Do Minor Vehicle Accidents Need to Be Reported?

Find out when you're legally or contractually obligated to report an accident.

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Some of the most common car accidents are minor “fender benders” that do not involve injuries. These accidents can happen in parking lots when cars are backing out from parking spaces, or when driving at an intersection as you’re trying to stop for a red light. Maybe you misjudged your stopping distance and “bumped” the rear bumper of the car ahead of you.

Frequently these accidents do not cause any injuries to the drivers or passengers. However, the collisions can still result in minor property damage to the cars, whether it’s a dented bumper or fender, or scrapes and scratches on the paint.

In those situations, the question often arises, “Do I need to report this type of accident?” There are two entities to which you might report the accident, and different considerations apply to each. Read on to learn more.

Do You Need to Report the Accident to Law Enforcement?

The answer to this question depends in large part on not only the facts and circumstances of the particular accident, but also on the state in which you live.

Many states require you to report any accident that involves an injury. Even for accidents involving only vehicle damage, some states still require drivers to report the accident if the damage is over a certain amount, typically $1,000 or $2,500.

At the accident scene one of the most important things to do is to exchange contact information with the other driver and to also obtain the other driver’s insurance information. Every state requires drivers to exchange this kind of information if they have been involved in an accident.

If the other driver is uncooperative, or if you have reason to believe the other driver does not have insurance, you should request the involvement of law enforcement at the accident scene to help you obtain this information. Depending on the location of the accident, the law enforcement agency might be municipal police, county sheriff, or the highway patrol.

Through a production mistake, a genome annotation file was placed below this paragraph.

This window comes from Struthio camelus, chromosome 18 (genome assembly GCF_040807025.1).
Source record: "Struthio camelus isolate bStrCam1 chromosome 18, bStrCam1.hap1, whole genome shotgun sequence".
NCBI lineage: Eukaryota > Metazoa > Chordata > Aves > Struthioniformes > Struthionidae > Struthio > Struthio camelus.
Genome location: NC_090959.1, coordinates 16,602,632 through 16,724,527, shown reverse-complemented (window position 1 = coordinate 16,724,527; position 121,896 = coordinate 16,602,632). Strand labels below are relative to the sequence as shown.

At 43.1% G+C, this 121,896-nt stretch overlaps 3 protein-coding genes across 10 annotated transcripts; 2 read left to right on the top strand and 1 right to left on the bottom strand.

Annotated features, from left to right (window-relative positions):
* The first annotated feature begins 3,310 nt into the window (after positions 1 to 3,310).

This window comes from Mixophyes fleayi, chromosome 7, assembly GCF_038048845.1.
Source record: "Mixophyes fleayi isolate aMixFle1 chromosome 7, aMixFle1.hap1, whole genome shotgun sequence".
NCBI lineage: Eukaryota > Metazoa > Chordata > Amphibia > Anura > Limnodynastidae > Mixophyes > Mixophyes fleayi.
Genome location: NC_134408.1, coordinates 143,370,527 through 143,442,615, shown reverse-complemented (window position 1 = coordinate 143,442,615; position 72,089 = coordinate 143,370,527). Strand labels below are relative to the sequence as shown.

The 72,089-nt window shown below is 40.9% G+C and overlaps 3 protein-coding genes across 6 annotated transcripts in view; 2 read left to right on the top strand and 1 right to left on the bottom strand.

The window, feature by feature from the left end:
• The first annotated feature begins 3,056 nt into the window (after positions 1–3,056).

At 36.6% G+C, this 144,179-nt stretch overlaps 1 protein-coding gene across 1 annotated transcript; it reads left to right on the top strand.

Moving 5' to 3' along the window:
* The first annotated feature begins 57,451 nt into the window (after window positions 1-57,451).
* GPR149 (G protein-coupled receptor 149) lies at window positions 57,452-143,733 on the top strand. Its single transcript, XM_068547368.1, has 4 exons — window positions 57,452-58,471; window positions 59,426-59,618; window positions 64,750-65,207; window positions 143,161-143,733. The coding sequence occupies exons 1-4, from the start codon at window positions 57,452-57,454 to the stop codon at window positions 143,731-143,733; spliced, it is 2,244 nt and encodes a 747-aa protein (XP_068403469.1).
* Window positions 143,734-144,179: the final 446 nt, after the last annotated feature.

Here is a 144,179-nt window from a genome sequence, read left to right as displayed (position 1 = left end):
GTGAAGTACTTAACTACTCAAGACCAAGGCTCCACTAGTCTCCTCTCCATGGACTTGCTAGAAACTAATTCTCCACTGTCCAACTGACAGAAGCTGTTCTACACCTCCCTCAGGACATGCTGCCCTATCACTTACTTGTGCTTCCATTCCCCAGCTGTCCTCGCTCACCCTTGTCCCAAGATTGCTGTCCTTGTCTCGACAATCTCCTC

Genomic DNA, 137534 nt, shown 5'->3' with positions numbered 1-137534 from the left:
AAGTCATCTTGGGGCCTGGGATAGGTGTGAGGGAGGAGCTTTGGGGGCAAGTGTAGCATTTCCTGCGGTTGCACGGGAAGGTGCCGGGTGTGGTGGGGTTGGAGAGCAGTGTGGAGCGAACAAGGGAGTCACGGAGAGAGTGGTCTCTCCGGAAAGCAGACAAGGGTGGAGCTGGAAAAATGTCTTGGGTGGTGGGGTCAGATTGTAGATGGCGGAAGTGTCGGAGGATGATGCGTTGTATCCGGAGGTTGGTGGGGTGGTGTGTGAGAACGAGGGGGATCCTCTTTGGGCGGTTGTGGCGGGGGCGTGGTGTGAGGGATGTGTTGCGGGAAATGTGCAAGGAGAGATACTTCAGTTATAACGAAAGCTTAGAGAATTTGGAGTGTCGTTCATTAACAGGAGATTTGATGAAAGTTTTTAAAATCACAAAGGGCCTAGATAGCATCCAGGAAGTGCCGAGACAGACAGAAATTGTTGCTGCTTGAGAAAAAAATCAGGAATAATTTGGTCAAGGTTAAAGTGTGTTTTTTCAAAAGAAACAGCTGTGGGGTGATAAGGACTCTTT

Even if the other driver is cooperative, there might be a good faith dispute between you and the other driver about the cause of the accident. In that instance, it is also a good idea to ask for law enforcement assistance. This will give the investigating officer an opportunity to record interviews with drivers and witnesses, and also allow the officer to record the circumstances of any physical evidence at the scene, such as skid marks or debris.

Another reason to contact the police at the time of the accident is because of possible injuries. At the accident scene, or immediately after, you might believe that you were not injured. You may also have said as much to the other driver. However, many injuries do not become apparent until days or weeks following the accident. If you don’t immediately contact law enforcement to report the accident, and you discover at a later date that you were actually injured, the other driver might take the position that the accident never occurred. Without a law enforcement investigation of the accident, it is just your word against the other driver's.

If the accident occurs during inclement weather, your call to 911 or local law enforcement might be met with instructions stating that, if there are no injuries involved, local law enforcement personnel cannot respond to your accident scene due to other emergencies presented by the weather conditions. In that situation, nearby convenience stores or gas stations often have accident report forms that you and the other driver can complete and then mail to the local law enforcement agency.

Reporting an Accident to your Insurance Company

People who are involved in minor collisions often try to avoid reporting these types of accidents to their insurance companies for two reasons:

  • the driver assumes that his insurance rates will increase, and
  • the driver assumes that things can just be “worked out” with the other driver without involving the insurance companies.

It is important to understand that every single automobile insurance policy in the country requires policyholders to immediately report any accident in which they are involved. Failing to report an accident to your insurance company may result in significant complications or penalties down the road.

Let's say you agree with the other driver at the accident scene that you'll just “work things out” and not file insurance claims (which is a bad idea, by the way), what happens if the other driver gets home and realizes the damage was more severe than she first believed? Or, maybe injuries later appear that weren’t obvious at the accident scene?

If, after several weeks or months the other driver makes a claim for unnoticed vehicle damage, or for injuries that have cropped up, your insurance company might deny certain protection to you because you failed to promptly report the accident. So, your attempt to avoid a possible increase in your insurance premiums may result in even greater monetary losses down the road.

The only time it might be reasonable to avoid reporting an accident to the insurance company is if the accident happens in your vehicle, on your property, no injuries are involved, and the only damage is to property that you own. Let's say you backed into the garage door or scraped a fence next to your driveway. In that situation there is no dispute with another person about fault for the accident, and no possibility of a dispute about the cost of repairs.

Learn more: Contact Your Car Insurance Agent After a Car Accident.

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